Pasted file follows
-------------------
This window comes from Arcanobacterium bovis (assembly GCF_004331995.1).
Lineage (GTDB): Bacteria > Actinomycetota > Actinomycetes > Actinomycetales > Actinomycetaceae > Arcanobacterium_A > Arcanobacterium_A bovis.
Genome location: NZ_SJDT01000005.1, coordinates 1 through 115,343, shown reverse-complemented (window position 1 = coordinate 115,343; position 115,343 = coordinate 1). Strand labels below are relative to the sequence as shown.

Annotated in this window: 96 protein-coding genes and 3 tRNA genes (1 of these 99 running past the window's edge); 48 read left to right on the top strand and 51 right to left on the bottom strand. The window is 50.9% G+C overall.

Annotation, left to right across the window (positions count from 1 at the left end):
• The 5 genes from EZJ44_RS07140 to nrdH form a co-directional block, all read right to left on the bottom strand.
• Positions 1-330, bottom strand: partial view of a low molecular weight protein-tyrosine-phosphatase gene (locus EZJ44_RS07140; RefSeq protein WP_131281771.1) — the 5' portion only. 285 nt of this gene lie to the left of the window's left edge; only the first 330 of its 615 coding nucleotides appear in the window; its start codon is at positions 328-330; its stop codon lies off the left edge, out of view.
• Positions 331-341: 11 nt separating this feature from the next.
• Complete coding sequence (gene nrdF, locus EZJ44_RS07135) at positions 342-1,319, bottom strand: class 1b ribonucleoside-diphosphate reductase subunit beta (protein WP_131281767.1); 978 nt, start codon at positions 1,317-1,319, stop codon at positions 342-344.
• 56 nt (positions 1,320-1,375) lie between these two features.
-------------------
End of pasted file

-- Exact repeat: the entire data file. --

This window comes from Arcanobacterium bovis (assembly GCF_004331995.1).
Lineage (GTDB): Bacteria > Actinomycetota > Actinomycetes > Actinomycetales > Actinomycetaceae > Arcanobacterium_A > Arcanobacterium_A bovis.
Genome location: NZ_SJDT01000005.1, coordinates 1 through 115,343, shown reverse-complemented (window position 1 = coordinate 115,343; position 115,343 = coordinate 1). Strand labels below are relative to the sequence as shown.

Annotated in this window: 96 protein-coding genes and 3 tRNA genes (1 of these 99 running past the window's edge); 48 read left to right on the top strand and 51 right to left on the bottom strand. The window is 50.9% G+C overall.

Annotation, left to right across the window (positions count from 1 at the left end):
• The 5 genes from EZJ44_RS07140 to nrdH form a co-directional block, all read right to left on the bottom strand.
• Positions 1-330, bottom strand: partial view of a low molecular weight protein-tyrosine-phosphatase gene (locus EZJ44_RS07140; RefSeq protein WP_131281771.1) — the 5' portion only. 285 nt of this gene lie to the left of the window's left edge; only the first 330 of its 615 coding nucleotides appear in the window; its start codon is at positions 328-330; its stop codon lies off the left edge, out of view.
• Positions 331-341: 11 nt separating this feature from the next.
• Complete coding sequence (gene nrdF, locus EZJ44_RS07135) at positions 342-1,319, bottom strand: class 1b ribonucleoside-diphosphate reductase subunit beta (protein WP_131281767.1); 978 nt, start codon at positions 1,317-1,319, stop codon at positions 342-344.
• 56 nt (positions 1,320-1,375) lie between these two features.